There’s something to be said for when a movie, book, show, video game, or whatever else delivers an efficient, well-told story. As much as I love the output of David Lynch and other weird stuff in that vein, I don’t always want to engage with something on the level that something like Eraserhead demands of its viewer. That being said, I do still enjoy abstract, experimental, or downright strange stories, which is why I was so eager to see the Chilean breakout horror hit The Wolf House. Now that it’s come to Shudder, it’s sure to reach a wider audience, which is a very good thing in my eyes. It’s about as unorthodox as movies get, but perhaps its best trick is that it never loses sight of the tale it’s trying to tell. Like all good movies, every frame, every camera movement, every creative decision is in service of its bone-chilling, terrifying story.
That being said, the film does demand the viewer pay attention to what’s going on in order to fully grasp its message. In many of the movie’s promotions, the plot seems to be about a young woman losing her mind. Maria is a young woman living in South America in an isolated commune, but she releases two of the commune’s pigs and is forced to live in isolation for 100 days in a house in the middle of nowhere as punishment. She finds the two pigs there and names them and starts caring for them. And, of course, things get very, very strange, particularly near the end of the first act where the pigs turn into actual children with brown hair and dark eyes.
The most immediately striking element of The Wolf House is, of course, its painfully beautiful stop motion animation. Rather than using live-action or using traditional character models like in Coraline, The Wolf House instead uses its stop motion style to show rooms and people as they change. Numerous scenes show a room barren and empty before shapes start to form. Shapes grow into furniture and people, in what I can only imagine was perhaps the most tedious animation process in the world. The effort pays off, though—seeing the eponymous house and its characters change before your eyes is never anything less than jaw-dropping to look at. This element of its storytelling by itself is more than enough to recommend the movie, but there’s much more to its power than that.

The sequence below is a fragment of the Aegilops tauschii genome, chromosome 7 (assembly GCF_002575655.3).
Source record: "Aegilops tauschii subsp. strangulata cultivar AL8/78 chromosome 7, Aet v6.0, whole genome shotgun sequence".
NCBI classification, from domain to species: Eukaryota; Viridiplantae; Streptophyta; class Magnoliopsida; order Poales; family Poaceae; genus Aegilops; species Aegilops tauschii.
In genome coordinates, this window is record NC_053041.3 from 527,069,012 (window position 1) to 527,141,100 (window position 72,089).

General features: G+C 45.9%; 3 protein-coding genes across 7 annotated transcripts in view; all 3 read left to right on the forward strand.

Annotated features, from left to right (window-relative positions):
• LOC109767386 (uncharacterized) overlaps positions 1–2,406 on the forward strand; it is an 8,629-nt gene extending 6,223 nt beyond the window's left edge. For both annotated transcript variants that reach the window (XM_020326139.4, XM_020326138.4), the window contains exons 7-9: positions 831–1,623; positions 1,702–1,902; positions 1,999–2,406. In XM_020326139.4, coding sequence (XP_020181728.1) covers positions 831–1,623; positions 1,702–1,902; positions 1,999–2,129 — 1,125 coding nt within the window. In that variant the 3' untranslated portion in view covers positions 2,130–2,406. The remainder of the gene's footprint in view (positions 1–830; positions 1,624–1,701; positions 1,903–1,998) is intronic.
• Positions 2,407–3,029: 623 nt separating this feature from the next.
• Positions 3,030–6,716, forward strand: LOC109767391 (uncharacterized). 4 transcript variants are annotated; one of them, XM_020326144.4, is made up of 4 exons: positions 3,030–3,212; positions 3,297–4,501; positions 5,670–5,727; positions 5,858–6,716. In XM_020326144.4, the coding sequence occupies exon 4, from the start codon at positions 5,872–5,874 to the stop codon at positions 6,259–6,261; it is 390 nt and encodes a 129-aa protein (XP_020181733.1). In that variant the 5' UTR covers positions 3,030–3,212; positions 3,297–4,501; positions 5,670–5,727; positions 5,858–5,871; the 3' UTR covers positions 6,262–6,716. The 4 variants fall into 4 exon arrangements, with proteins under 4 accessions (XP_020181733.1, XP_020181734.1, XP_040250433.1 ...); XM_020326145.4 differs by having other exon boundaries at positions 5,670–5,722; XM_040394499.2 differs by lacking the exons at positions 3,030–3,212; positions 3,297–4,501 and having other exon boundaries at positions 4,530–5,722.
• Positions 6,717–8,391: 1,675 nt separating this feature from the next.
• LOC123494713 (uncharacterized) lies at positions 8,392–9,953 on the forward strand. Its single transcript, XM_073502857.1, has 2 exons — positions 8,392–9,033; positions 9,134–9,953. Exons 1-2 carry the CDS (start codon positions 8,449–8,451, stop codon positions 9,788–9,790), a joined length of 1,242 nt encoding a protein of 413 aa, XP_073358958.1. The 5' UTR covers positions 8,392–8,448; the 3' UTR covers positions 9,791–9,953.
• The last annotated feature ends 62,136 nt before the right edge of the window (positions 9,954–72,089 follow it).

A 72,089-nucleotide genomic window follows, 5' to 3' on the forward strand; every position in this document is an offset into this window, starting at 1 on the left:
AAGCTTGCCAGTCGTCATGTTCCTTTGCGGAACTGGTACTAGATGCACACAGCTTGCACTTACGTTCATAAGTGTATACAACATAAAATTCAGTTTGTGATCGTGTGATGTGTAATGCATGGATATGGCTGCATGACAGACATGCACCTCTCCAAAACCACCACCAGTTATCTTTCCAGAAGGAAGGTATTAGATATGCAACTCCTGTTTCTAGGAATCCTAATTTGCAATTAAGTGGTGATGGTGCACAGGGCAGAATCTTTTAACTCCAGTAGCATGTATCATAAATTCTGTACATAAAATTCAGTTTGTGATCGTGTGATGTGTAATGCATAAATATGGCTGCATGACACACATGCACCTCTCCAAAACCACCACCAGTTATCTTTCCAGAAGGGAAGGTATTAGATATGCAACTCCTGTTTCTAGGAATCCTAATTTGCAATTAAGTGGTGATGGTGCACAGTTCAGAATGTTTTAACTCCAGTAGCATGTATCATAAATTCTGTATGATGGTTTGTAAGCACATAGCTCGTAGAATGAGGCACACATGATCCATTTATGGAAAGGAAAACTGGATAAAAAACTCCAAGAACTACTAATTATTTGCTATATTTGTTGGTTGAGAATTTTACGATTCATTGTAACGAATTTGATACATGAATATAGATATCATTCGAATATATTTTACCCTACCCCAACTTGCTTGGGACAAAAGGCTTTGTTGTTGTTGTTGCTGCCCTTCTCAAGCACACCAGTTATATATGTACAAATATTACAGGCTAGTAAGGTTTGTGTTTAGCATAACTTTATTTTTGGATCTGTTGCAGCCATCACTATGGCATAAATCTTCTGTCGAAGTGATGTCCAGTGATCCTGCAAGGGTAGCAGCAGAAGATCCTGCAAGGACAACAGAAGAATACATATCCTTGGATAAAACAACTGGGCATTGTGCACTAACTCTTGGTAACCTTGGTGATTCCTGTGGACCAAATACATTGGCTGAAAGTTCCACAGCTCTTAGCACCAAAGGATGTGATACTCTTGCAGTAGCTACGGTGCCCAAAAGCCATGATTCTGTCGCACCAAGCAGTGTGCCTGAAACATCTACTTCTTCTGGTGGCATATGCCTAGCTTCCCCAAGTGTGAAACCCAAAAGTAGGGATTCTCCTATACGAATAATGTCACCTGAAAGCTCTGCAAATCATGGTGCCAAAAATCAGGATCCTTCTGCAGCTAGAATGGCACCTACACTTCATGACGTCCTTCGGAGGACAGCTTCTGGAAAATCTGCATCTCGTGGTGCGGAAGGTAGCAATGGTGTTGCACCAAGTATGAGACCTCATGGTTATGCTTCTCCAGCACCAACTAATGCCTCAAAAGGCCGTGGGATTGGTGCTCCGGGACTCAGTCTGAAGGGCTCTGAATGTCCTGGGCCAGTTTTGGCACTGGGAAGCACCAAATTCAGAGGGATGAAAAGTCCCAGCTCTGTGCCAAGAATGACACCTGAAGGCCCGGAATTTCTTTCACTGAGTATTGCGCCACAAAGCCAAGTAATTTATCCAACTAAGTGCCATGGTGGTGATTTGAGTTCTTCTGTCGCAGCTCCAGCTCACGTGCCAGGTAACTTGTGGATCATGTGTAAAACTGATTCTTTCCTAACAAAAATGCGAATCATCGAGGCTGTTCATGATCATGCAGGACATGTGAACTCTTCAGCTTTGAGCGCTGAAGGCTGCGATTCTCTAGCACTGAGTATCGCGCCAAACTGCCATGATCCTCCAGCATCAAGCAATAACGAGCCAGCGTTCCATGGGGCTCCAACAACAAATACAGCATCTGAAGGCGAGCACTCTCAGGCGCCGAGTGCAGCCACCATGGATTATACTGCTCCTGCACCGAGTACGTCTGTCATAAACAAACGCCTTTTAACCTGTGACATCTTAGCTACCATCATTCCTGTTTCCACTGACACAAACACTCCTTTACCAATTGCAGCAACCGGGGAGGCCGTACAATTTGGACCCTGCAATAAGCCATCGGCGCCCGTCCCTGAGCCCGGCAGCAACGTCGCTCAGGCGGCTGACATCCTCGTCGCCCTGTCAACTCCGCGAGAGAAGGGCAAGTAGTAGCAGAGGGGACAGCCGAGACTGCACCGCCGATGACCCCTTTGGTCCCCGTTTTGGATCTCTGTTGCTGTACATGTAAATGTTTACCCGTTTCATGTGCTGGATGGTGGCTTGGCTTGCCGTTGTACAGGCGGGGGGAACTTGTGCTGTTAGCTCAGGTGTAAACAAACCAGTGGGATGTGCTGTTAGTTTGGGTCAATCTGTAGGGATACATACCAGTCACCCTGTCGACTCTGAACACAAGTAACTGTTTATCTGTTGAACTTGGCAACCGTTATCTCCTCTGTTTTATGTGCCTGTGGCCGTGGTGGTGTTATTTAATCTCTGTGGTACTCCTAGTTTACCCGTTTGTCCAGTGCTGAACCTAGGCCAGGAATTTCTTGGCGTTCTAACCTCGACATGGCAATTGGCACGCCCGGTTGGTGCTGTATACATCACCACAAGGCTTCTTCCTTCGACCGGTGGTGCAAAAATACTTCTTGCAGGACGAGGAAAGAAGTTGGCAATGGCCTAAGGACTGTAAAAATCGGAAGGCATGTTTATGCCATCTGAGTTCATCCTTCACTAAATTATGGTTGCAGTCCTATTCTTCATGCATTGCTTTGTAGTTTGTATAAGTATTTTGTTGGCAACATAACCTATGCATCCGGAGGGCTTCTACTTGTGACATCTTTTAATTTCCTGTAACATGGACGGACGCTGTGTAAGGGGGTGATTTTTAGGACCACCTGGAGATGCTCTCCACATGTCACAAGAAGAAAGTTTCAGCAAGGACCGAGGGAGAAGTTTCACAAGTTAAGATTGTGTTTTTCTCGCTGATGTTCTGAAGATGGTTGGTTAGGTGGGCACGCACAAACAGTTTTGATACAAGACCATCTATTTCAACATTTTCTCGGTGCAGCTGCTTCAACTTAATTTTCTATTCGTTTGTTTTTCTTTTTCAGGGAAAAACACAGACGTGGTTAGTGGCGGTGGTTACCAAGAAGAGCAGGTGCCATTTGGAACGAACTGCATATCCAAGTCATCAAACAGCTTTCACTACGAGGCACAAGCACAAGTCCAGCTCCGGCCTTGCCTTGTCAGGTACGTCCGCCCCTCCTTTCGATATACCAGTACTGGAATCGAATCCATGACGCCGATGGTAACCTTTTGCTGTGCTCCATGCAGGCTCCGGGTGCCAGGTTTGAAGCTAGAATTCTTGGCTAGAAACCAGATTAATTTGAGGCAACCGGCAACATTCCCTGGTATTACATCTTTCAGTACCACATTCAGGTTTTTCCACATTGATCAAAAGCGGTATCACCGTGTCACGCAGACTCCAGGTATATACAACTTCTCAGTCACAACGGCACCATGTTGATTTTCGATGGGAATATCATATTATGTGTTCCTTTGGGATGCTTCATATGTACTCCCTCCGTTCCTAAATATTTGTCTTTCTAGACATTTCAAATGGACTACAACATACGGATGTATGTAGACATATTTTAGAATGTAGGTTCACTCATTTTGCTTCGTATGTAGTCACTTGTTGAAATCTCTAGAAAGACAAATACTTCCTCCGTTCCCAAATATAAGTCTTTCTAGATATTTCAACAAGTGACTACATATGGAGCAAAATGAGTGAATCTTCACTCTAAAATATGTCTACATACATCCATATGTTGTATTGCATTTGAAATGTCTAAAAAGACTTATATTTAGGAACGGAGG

Something that surprised me is that there’s more to the premise than what the marketing would have you suggest. While Maria is the movie’s narrator for the majority of the run time, the opening is voiced by an unnamed German man. He says the movie you’re about to watch, which was made thanks to funding and participation from Joaquin Cocina and Cristobal Leon, the movie’s real-life directors, is an attempt to “dissuade you from believing the terrible rumors you’ve heard about us,” or something to that effect. This is played over real footage showing people in uniforms working in fields, and mention is made of how they harvest the most delicious honey in the world.
The movie then plays out mostly from Maria’s perspective as she spends more and more time with her “children” while living in isolation from the wolf that lurks outside. Aside from being a clear riff on the classic Grimm fairy tale, the simple line of dialogue is enough to make the viewer believe that there’s something outside that means Maria and her eventual children harm. She isolates herself due to that fear and essentially teaches the two kids that she is the only thing keeping them safe from the outside world.
There’s a scene past the middle where the two kids change. They go from being brown hair with dark eyes to blonde with blue eyes just like Maria, and the thing that really stood out to me in this scene is that she doesn’t say “they changed.” She says, “they changed into something better.” This made me recall a scene much earlier on where Maria first enters the house. She’s going through the rooms, and as mentioned above, the animation is changing constantly, moving fluidly like water, and at one point, a window starts to form. The end result is a pretty simple looking 4X4 rectangular window, but as it was forming, the way it was animated caught my eye. The lines on the pane start in the middle like a cross, before branching off in a clockwise direction. Eventually, the lines all meet in the corners, but for a very, very brief moment, the pane looked like a swastika.